Restaurants across the country are in various states of re-opening, but most of us are still spending a lot of time in the kitchen, MICHELIN inspectors and chefs included. Whether you’re cooking at home or getting take-away or delivery from a MICHELIN-recommended restaurant, elevate your meals (and snacks and coffee) with handmade ceramics from artists in and around four of MICHELIN’s North American cities—New York, San Francisco, Los Angeles, and Chicago.
Don't forget to share your plating online with the hashtag #MichelinGuideAtHome.
In her backyard studio in the foothills of the Angeles National Forest in northern LA, Angela Chvarak makes planters, bowls, mugs, and tumblers in clean, simple shapes painted in vibrant colors . Chvarak honed her craft at Clemson, where she majored in painting and ceramics. She and her photographer husband love the outdoors, road tripping and camping through the West and Southwest, and Chvarak draws her inspiration from nature, landscapes, and the beautiful colors of plants and flowers. The pieces are categorically California: a beautiful sunset, abstract forms like fruit, brushstrokes in ocean shades of blue. Her favorite pieces to make are mugs because it combines handbuilding and throwing on the pottery wheel. Chvarak says, “I love looking at objects and art with lots of color which makes me feel alive, at peace, and happy, and that's what I hope my pots do for people who use them.”
Camille Beckles — Camille at the WheelNew York
Beckles says her collection of bowls, plates, cups, planters, and vases has a “bent towards beautiful utility,” ideal for heavy rotation in the kitchen. Her dishware has a warm, homey look; the bowls beg to be filled with a tower of fruit or pasta and the mugs with tea and coffee. Beckles sees ceramics “as a chance to make something out of nothing” and takes a focused but not too intense approach to her craft, saying “At the end of the day, it’s just mud, after all.” When she’s not molding and throwing in her Queens studio space, Beckles works as the senior program manager at Center for Policing Equity, which collects data to help law enforcement agencies work better with their communities.
Ekua Ceramics ‑ Sara Ekua ToddLos Angeles
Growing up in the Belgian countryside with a German chef mother and a Ghanaian musician father, Sara Todd’s house was “always full of energy and creativity.” She went to an art high school in Liege and studied videography and photography at the Royal Academy of Fine Arts in Liege and then in Antwerp years later. When it comes to ceramics she’s self-taught, her practice starting five years ago at Long Beach studio Clay on First. Todd is always inspired by music, nature, and sea creatures. She finds throwing simple cups with straight lines to be the most satisfying, and plates and vases with narrow lips the most difficult, saying, “Plates just take so much strength; I’m truly exhausted after.” Mug handles can also be tricky; from hers, she likes to drink coffee, usually black, and sencha and buckwheat tea.
Melissa J. Chin — Grey Remedy
In Pilsen ceramicist Melissa J. Chin’s Grey Remedy, her collection of bowls and mugs are elegantly minimalist: low profile, clean lines, in chic black, bright white, or cherry-blossom pink. For Chin, pottery began in January 2016 as a hobby; she majored in international relations at Brown, then completed a Master’s at Cambridge before working in international education. In 2017 she made the jump from hobbyist to practicing artist, starting her ceramics business, Grey Remedy.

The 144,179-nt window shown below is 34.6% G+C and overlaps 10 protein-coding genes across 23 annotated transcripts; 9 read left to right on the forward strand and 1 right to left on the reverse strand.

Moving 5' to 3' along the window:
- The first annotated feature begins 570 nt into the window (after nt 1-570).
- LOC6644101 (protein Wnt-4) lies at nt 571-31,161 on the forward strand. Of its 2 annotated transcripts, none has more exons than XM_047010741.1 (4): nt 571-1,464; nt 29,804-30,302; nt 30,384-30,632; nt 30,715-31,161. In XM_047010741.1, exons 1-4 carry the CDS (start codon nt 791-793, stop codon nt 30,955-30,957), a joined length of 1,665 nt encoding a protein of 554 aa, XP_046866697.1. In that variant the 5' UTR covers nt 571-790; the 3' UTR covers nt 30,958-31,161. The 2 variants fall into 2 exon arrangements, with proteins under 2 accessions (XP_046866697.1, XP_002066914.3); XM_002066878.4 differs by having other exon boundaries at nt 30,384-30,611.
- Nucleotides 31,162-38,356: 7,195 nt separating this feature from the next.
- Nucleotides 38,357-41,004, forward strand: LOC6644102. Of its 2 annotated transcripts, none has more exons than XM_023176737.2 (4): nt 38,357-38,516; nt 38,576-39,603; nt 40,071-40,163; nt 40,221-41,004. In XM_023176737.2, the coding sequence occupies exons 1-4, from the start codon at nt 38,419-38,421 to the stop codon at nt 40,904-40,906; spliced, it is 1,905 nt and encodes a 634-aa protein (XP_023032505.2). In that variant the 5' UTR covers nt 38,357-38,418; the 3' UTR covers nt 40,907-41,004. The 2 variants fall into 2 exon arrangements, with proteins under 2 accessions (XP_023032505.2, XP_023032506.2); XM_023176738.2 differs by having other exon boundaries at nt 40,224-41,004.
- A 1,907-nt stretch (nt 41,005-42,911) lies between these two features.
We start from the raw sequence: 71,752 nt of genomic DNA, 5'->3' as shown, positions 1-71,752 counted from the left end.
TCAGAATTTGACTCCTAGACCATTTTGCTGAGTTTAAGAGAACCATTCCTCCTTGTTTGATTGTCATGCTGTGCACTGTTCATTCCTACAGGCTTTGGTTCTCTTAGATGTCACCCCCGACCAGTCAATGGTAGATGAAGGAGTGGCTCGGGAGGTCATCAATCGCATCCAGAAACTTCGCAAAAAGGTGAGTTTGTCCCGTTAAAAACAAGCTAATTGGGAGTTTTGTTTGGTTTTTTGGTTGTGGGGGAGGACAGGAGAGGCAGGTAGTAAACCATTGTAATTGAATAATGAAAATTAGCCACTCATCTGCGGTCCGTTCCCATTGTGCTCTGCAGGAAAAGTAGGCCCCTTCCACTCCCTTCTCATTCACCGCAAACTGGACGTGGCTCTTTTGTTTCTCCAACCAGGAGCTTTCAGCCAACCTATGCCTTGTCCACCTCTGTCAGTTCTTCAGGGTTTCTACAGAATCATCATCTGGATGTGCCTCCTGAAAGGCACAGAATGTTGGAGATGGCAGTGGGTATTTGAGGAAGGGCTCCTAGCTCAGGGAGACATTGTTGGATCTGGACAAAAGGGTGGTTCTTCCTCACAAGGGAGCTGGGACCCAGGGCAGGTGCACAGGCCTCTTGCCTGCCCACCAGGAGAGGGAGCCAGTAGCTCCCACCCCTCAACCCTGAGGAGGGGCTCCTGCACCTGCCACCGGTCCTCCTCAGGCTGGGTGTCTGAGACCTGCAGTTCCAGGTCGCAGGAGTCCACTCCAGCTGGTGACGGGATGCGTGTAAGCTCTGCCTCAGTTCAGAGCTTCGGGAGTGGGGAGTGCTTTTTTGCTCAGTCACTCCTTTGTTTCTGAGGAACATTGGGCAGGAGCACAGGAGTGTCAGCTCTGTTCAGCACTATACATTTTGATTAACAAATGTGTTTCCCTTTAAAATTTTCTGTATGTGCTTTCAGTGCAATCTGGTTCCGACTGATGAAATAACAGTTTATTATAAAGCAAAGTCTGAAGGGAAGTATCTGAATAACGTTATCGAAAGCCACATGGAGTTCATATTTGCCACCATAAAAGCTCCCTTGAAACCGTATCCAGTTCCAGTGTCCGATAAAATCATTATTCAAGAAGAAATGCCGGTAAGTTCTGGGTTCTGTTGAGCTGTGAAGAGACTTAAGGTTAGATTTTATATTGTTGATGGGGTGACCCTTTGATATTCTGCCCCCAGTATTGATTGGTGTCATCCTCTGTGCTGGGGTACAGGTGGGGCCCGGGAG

*Current inventory may be sold out, but Chin is currently creating new pieces for a re-stock soon.
Ricky Kwong — Bowl Cut Ceramics
Ricky Kwong went to school for graphic design but has been doing some kind of art his entire life. He never worked with clay until four years ago, when he walked past Russian Hill school Clay by the Bay, where he now has his studio. When designing his line Bowl Cut Ceramics, Kwong went for functional pieces, saying, “I like to think about what will feel good in your hands and make you smile, so I start with function/use first, and then add a whimsical touch to it.” He drinks black coffee from his mugs every morning but says uniform mugs are definitely the hardest thing to make, since anything made by hand will never be exactly the same.
Sarah Hussaini — Not Work Related
Not having access to her studio earlier this year didn’t stop Sarah Hussaini from working on her ceramics line Not Work Related. The Brooklynite lugged home everything she could and set up in her tiny bathroom, where she threw, trimmed, and glazed for four months, releasing a Bathroom Edition collection at the end to commemorate the experience. Hussaini did some ceramics work in high school, but it was after she got her master’s in architecture from Columbia that she says she felt “restless, creatively unsatisfied, [and] really disconnected from the process of making.” Starting Not Work Related brought her “that tactile control” she was seeking. Her bright, punchy mugs, cups, and planters are inspired by artists like Josef Albers, Sol Lewitt, and Karel Martens, Ettore Sottsass and Memphis Group and others of that period. Her favorite thing to make are the shape mugs and planters, for which she uses 3-D printed stencils; the most difficult are her hand painted striped pieces. Hussaini uses her mugs for milk and cookies at the end of the day.
*Current inventory may be sold out, but Hussaini is planning a re-stock at the end of the month!
Hero Image: Angela Chvarak's Golden Hour Rainbow Tumblers © Nikolaus Jung.